Allies close to Trump warn the president: It's time to stop tweeting
Donald Trump's closest friends and allies have begun to publicly warn the president that his Twitter tirades are fueling mayhem in the White House and risk jeopardizing his presidency.
"The tweeting makes everybody crazy," said Trump's close friend Tom Barrack, chairman of Colony Northstar, at a Bloomberg conference in New York Tuesday. "There's just no gain in doing it."
The campaign by Trump's closest supporters amounts to a remarkable appeal to a sitting commander-in-chief, a sort of public intervention with the aim of convincing Trump to give up behavior that they believe is doing lasting damage to his presidency.
The tweets do more than simply distract from the administration's attempts to highlight Trump's policies. Across the administration, a sense of mayhem prevails as Trump's staff find themselves unable to plan and are constantly playing defense because of uncertainty over what the president may next say on Twitter or elsewhere, with his positions constantly shifting, one former administration official said. One Washington consultant whose clients work closely with the administration said the tweets feed into a sense that the White House is losing its way.
Barrack's criticism followed a Trump tweetstorm over the weekend, sparked by the London terrorist attack that killed seven people. Trump criticized the city's mayor and the U.S. Department of Justice for its legal defense of his travel ban. The tweets shocked the British and caused days of distraction, overshadowing the White House's public roll-out of a plan to overhaul the U.S. air-traffic control system.
Trump's allies were so alarmed that several have publicly called for him to stop.
The first public plea came from an unexpected quarter: George Conway, a longtime Trump friend and husband of White House counselor Kellyanne Conway.
"The pt cannot be stressed enough that tweets on legal matters seriously undermine Admin agenda and POTUS--and those who support him, as I do, need to reinforce that pt and not be shy about it," Conway wrote on Twitter Monday morning.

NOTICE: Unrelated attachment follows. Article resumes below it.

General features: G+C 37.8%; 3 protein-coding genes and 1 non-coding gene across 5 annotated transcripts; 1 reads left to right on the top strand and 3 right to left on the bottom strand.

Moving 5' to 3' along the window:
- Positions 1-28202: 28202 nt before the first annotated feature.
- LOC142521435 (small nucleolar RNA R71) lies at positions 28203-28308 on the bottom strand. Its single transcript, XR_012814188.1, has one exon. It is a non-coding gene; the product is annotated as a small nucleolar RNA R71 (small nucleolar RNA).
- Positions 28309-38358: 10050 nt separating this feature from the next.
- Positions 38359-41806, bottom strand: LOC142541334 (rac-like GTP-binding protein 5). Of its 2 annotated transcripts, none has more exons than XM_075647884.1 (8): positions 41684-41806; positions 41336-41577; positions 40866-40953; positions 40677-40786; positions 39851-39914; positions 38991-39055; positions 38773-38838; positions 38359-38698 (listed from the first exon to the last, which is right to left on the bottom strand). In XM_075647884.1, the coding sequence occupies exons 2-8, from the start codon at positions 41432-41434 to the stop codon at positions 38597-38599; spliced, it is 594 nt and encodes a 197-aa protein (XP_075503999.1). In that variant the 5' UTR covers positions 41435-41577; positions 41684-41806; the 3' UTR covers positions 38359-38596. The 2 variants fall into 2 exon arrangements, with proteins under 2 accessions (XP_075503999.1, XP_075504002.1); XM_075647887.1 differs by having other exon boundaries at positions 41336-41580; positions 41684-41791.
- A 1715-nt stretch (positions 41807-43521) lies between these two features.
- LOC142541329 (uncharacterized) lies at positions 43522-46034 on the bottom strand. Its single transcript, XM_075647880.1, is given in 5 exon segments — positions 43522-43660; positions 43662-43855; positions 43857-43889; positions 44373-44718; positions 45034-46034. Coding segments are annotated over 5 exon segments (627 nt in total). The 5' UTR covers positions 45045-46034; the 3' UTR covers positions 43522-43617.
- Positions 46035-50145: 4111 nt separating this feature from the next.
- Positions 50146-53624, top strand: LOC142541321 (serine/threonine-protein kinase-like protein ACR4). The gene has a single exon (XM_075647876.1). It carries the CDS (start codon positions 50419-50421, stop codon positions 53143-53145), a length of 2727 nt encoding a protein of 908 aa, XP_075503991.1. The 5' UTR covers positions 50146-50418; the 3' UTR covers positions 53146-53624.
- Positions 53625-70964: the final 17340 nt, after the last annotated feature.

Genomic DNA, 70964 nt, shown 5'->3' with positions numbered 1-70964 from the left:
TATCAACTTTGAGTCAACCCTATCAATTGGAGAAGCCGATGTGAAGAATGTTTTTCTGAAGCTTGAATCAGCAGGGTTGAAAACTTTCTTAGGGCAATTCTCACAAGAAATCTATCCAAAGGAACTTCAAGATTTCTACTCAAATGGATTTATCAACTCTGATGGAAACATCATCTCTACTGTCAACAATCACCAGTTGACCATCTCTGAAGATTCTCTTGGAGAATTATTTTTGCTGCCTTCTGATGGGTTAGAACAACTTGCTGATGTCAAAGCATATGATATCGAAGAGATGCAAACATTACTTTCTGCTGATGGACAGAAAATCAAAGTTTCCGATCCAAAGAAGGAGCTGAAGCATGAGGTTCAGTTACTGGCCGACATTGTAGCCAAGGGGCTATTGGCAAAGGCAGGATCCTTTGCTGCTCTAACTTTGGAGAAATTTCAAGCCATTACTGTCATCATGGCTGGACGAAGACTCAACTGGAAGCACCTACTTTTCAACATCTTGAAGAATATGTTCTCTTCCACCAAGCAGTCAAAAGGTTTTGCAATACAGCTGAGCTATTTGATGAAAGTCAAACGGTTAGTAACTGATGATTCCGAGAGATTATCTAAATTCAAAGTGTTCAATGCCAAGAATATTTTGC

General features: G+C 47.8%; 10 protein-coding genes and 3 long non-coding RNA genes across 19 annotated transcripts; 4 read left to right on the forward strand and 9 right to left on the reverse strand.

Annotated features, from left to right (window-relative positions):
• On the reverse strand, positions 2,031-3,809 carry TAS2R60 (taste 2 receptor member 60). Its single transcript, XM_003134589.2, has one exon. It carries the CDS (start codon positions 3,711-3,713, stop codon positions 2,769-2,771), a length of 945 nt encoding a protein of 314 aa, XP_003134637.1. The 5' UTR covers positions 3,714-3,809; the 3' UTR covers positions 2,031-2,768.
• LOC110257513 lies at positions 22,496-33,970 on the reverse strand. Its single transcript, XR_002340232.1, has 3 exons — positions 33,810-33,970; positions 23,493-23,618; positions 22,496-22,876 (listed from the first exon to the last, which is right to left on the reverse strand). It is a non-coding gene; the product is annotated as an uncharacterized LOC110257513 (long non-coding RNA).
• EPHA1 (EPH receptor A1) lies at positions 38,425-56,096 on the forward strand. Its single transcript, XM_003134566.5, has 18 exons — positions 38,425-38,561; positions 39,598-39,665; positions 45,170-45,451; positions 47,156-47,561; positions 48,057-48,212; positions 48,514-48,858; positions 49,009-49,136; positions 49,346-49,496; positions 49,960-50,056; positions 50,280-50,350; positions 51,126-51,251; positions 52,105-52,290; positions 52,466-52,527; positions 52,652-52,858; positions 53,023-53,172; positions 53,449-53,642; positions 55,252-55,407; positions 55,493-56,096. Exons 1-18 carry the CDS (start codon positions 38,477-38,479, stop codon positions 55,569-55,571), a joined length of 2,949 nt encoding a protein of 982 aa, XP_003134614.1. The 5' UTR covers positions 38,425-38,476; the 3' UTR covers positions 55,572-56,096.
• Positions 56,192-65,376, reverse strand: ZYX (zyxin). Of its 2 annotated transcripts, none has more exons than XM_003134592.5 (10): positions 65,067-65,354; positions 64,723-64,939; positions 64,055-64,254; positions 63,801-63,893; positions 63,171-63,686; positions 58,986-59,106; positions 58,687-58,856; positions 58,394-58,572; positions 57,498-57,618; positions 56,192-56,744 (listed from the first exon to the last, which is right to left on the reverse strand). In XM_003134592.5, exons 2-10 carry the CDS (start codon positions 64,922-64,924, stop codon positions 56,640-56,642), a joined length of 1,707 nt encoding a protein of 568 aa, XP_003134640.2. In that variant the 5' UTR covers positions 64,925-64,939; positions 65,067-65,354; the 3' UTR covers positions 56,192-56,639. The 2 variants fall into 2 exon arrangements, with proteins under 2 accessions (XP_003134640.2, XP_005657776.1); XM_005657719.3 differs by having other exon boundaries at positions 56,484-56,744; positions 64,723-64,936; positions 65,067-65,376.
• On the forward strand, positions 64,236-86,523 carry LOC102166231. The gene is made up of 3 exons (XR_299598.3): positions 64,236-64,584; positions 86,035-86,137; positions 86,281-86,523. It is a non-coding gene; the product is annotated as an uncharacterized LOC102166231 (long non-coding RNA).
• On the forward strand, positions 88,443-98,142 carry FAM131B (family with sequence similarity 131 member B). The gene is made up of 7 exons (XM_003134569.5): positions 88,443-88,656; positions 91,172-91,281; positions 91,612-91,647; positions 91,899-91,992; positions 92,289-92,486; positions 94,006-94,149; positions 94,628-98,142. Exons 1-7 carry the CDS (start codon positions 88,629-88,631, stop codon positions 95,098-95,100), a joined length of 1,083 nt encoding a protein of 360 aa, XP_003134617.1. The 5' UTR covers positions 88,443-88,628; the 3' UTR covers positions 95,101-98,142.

Conway was previously an unnoticed and noncontroversial presence on Twitter, causing news organizations to scramble to verify that he controlled the account. (A spokesman confirmed that he does.) His criticism was amplified on Tuesday by Republican members of Congress, including Senate Majority Leader Mitch McConnell, Senate Foreign Relations Chairman Bob Corker and Sen. Lindsey Graham of South Carolina.
"Every day that we're talking about tweets that are off message is a bad day," Graham told reporters.
Privately, Trump's allies had already dialed up pleas to Trump to lay off Twitter and focus on efforts to set the agenda in Washington. That effort has had little effect, said one Trump supporter and GOP consultant. That is perhaps because at least one other close Trump confidant, Republican operative Roger Stone, has encouraged Trump to remain unleashed on Twitter, two people close to Trump said.
"The president has always said that he wanted to buy a newspaper, and Twitter has filled that void -- in fact, he notes it's a newspaper without the losses," said Sam Nunberg, a former Trump campaign aide who was fired but remains a supporter. "There's a method to the madness."
Trump friend Chris Ruddy, the president and chief executive of NewsMax.com, said he thinks Trump should implement an internal White House review process for his tweets before hitting send. "There's nothing wrong with the tweeting," he said, but a backstop would be smart.
Barrack agreed there is a sense of chaos in the White House and said it was unlikely to abate soon. But he cautioned that the first year of any administration is often marked by disarray and said Americans should give Trump more time to find his way.
It is early in Trump's term to descend into panic over his agenda, but his allies say the clock is fast expiring for his loftiest domestic goals, including repeal of Obamacare and a tax overhaul. In a week that top officials hoped he could focus on his infrastructure plan, Trump instead made the narrative his Twitter feud with the London mayor and an apparent shift in policy toward Qatar, also first aired on the social media site.
The White House may lose control of the message again on Thursday when fired FBI Director James Comey testifies about his investigation into the Trump campaign's ties to Russia.
Administration officials felt they had ended last week on a high note after Trump's decision to exit the Paris climate accord. Many of his aides regarded his recently concluded first oversees trip -- during which his personal @realDonaldTrump missives were largely boring -- as a success. They looked forward to a pivot to his domestic agenda, with a focus on infrastructure and improving veterans' health care.
Trump had other ideas. As if demonstrating his disdain for his friends' advice, Trump tweeted again Monday evening -- after Conway's plea -- about his travel ban.
"That's right, we need a TRAVEL BAN for certain DANGEROUS countries, not some politically correct term that won't help us protect our people!"
And on Tuesday morning, he had a message for the hectoring media.
"The FAKE MSM is working so hard trying to get me not to use Social Media," he said. "They hate that I can get the honest and unfiltered message out."